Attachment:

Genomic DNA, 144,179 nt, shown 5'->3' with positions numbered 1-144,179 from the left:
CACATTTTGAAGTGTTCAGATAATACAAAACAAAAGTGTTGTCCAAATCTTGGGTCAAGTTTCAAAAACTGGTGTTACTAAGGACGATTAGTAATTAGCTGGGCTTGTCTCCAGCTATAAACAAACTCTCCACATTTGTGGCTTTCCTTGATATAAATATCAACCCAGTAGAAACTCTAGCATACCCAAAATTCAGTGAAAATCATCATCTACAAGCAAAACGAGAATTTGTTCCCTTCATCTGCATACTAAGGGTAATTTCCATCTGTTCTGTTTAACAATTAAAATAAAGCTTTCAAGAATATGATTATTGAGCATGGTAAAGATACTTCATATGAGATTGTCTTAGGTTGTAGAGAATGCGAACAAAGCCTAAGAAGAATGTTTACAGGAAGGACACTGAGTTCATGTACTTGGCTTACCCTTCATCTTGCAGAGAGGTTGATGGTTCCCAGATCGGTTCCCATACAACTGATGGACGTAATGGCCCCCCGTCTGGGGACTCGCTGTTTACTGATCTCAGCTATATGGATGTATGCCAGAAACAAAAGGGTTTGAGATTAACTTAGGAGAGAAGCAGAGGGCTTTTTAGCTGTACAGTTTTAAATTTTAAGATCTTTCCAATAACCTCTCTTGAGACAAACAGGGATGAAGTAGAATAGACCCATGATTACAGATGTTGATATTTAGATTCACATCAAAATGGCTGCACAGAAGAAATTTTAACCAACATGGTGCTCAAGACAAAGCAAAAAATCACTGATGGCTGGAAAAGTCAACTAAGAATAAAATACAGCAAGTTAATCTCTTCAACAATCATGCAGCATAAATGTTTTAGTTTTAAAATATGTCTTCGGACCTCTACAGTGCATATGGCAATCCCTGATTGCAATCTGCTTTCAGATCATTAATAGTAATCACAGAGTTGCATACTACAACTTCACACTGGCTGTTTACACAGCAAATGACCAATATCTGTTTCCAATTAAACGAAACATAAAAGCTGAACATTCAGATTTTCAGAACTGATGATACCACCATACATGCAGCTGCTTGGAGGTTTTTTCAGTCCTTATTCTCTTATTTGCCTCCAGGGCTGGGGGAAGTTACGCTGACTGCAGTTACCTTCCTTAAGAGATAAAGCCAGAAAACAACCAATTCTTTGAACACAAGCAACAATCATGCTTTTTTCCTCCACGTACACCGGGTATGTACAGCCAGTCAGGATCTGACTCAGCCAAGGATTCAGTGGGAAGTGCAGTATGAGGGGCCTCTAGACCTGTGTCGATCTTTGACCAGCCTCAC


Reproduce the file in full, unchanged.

Genomic DNA, 144,179 nt, shown 5'->3' with positions numbered 1-144,179 from the left:
CACATTTTGAAGTGTTCAGATAATACAAAACAAAAGTGTTGTCCAAATCTTGGGTCAAGTTTCAAAAACTGGTGTTACTAAGGACGATTAGTAATTAGCTGGGCTTGTCTCCAGCTATAAACAAACTCTCCACATTTGTGGCTTTCCTTGATATAAATATCAACCCAGTAGAAACTCTAGCATACCCAAAATTCAGTGAAAATCATCATCTACAAGCAAAACGAGAATTTGTTCCCTTCATCTGCATACTAAGGGTAATTTCCATCTGTTCTGTTTAACAATTAAAATAAAGCTTTCAAGAATATGATTATTGAGCATGGTAAAGATACTTCATATGAGATTGTCTTAGGTTGTAGAGAATGCGAACAAAGCCTAAGAAGAATGTTTACAGGAAGGACACTGAGTTCATGTACTTGGCTTACCCTTCATCTTGCAGAGAGGTTGATGGTTCCCAGATCGGTTCCCATACAACTGATGGACGTAATGGCCCCCCGTCTGGGGACTCGCTGTTTACTGATCTCAGCTATATGGATGTATGCCAGAAACAAAAGGGTTTGAGATTAACTTAGGAGAGAAGCAGAGGGCTTTTTAGCTGTACAGTTTTAAATTTTAAGATCTTTCCAATAACCTCTCTTGAGACAAACAGGGATGAAGTAGAATAGACCCATGATTACAGATGTTGATATTTAGATTCACATCAAAATGGCTGCACAGAAGAAATTTTAACCAACATGGTGCTCAAGACAAAGCAAAAAATCACTGATGGCTGGAAAAGTCAACTAAGAATAAAATACAGCAAGTTAATCTCTTCAACAATCATGCAGCATAAATGTTTTAGTTTTAAAATATGTCTTCGGACCTCTACAGTGCATATGGCAATCCCTGATTGCAATCTGCTTTCAGATCATTAATAGTAATCACAGAGTTGCATACTACAACTTCACACTGGCTGTTTACACAGCAAATGACCAATATCTGTTTCCAATTAAACGAAACATAAAAGCTGAACATTCAGATTTTCAGAACTGATGATACCACCATACATGCAGCTGCTTGGAGGTTTTTTCAGTCCTTATTCTCTTATTTGCCTCCAGGGCTGGGGGAAGTTACGCTGACTGCAGTTACCTTCCTTAAGAGATAAAGCCAGAAAACAACCAATTCTTTGAACACAAGCAACAATCATGCTTTTTTCCTCCACGTACACCGGGTATGTACAGCCAGTCAGGATCTGACTCAGCCAAGGATTCAGTGGGAAGTGCAGTATGAGGGGCCTCTAGACCTGTGTCGATCTTTGACCAGCCTCAC